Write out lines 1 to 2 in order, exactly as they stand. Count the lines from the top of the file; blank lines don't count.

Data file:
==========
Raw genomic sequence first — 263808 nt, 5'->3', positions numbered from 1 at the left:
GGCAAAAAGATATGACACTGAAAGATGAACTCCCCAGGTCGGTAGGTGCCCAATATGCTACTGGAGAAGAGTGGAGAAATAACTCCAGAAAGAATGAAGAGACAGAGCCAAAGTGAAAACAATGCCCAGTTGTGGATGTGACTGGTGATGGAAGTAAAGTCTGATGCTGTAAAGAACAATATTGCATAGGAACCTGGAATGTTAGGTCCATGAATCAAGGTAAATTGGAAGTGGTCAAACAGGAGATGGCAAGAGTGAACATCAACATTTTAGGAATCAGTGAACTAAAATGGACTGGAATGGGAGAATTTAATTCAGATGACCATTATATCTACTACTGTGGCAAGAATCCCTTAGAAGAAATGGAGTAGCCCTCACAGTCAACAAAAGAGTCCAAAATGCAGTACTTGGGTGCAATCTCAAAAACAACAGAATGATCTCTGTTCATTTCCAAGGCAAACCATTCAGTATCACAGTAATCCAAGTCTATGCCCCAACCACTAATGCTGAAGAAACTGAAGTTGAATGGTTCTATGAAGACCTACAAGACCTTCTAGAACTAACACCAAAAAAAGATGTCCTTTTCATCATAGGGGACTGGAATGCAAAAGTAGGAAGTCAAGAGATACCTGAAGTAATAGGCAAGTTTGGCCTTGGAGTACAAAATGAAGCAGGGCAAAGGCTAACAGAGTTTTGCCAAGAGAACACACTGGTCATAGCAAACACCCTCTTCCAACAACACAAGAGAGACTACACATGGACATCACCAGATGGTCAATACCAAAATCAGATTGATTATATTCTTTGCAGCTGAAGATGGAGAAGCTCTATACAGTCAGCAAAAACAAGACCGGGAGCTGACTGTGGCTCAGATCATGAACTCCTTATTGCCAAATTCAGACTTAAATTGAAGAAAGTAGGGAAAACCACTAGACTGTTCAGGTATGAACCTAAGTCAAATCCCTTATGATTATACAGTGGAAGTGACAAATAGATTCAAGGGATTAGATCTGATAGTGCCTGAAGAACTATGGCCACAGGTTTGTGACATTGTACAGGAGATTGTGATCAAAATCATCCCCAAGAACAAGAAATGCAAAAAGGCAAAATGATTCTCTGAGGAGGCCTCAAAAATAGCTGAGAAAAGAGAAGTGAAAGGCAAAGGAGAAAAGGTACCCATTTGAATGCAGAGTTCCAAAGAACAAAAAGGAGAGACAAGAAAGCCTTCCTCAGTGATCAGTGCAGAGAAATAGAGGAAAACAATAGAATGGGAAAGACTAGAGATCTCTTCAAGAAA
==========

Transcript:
Raw genomic sequence first — 263808 nt, 5'->3', positions numbered from 1 at the left:
GGCAAAAAGATATGACACTGAAAGATGAACTCCCCAGGTCGGTAGGTGCCCAATATGCTACTGGAGAAGAGTGGAGAAATAACTCCAGAAAGAATGAAGAGACAGAGCCAAAGTGAAAACAATGCCCAGTTGTGGATGTGACTGGTGATGGAAGTAAAGTCTGATGCTGTAAAGAACAATATTGCATAGGAACCTGGAATGTTAGGTCCATGAATCAAGGTAAATTGGAAGTGGTCAAACAGGAGATGGCAAGAGTGAACATCAACATTTTAGGAATCAGTGAACTAAAATGGACTGGAATGGGAGAATTTAATTCAGATGACCATTATATCTACTACTGTGGCAAGAATCCCTTAGAAGAAATGGAGTAGCCCTCACAGTCAACAAAAGAGTCCAAAATGCAGTACTTGGGTGCAATCTCAAAAACAACAGAATGATCTCTGTTCATTTCCAAGGCAAACCATTCAGTATCACAGTAATCCAAGTCTATGCCCCAACCACTAATGCTGAAGAAACTGAAGTTGAATGGTTCTATGAAGACCTACAAGACCTTCTAGAACTAACACCAAAAAAAGATGTCCTTTTCATCATAGGGGACTGGAATGCAAAAGTAGGAAGTCAAGAGATACCTGAAGTAATAGGCAAGTTTGGCCTTGGAGTACAAAATGAAGCAGGGCAAAGGCTAACAGAGTTTTGCCAAGAGAACACACTGGTCATAGCAAACACCCTCTTCCAACAACACAAGAGAGACTACACATGGACATCACCAGATGGTCAATACCAAAATCAGATTGATTATATTCTTTGCAGCTGAAGATGGAGAAGCTCTATACAGTCAGCAAAAACAAGACCGGGAGCTGACTGTGGCTCAGATCATGAACTCCTTATTGCCAAATTCAGACTTAAATTGAAGAAAGTAGGGAAAACCACTAGACTGTTCAGGTATGAACCTAAGTCAAATCCCTTATGATTATACAGTGGAAGTGACAAATAGATTCAAGGGATTAGATCTGATAGTGCCTGAAGAACTATGGCCACAGGTTTGTGACATTGTACAGGAGATTGTGATCAAAATCATCCCCAAGAACAAGAAATGCAAAAAGGCAAAATGATTCTCTGAGGAGGCCTCAAAAATAGCTGAGAAAAGAGAAGTGAAAGGCAAAGGAGAAAAGGTACCCATTTGAATGCAGAGTTCCAAAGAACAAAAAGGAGAGACAAGAAAGCCTTCCTCAGTGATCAGTGCAGAGAAATAGAGGAAAACAATAGAATGGGAAAGACTAGAGATCTCTTCAAGAAA